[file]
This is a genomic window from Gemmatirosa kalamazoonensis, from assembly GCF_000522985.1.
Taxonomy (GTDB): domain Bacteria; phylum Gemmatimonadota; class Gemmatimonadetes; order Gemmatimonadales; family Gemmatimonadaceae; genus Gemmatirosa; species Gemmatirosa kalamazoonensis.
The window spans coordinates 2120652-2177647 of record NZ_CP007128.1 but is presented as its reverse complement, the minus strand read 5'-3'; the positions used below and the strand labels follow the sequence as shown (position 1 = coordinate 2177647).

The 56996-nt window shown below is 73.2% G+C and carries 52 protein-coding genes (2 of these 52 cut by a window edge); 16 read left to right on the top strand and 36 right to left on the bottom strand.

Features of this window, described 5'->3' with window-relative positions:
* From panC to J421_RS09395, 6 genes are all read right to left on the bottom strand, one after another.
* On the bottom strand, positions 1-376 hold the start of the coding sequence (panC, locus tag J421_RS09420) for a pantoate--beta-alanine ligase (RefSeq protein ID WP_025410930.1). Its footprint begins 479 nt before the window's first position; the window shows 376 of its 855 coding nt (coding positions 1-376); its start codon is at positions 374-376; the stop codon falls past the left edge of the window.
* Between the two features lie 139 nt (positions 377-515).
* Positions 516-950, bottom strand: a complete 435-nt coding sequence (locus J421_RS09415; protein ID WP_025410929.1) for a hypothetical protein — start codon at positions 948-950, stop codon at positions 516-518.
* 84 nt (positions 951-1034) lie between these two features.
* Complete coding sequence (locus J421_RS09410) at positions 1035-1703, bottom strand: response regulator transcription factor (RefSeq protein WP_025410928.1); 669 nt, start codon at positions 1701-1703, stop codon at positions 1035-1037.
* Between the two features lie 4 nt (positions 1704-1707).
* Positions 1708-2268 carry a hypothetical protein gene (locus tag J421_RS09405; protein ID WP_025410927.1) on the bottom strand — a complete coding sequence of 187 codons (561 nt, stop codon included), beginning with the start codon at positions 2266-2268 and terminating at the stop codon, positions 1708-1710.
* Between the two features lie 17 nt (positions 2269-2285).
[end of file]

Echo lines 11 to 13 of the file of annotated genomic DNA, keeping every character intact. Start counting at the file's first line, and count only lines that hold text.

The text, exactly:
* Complete coding sequence (locus J421_RS09410) at positions 1035-1703, bottom strand: response regulator transcription factor (RefSeq protein WP_025410928.1); 669 nt, start codon at positions 1701-1703, stop codon at positions 1035-1037.
* Between the two features lie 4 nt (positions 1704-1707).
* Positions 1708-2268 carry a hypothetical protein gene (locus tag J421_RS09405; protein ID WP_025410927.1) on the bottom strand — a complete coding sequence of 187 codons (561 nt, stop codon included), beginning with the start codon at positions 2266-2268 and terminating at the stop codon, positions 1708-1710.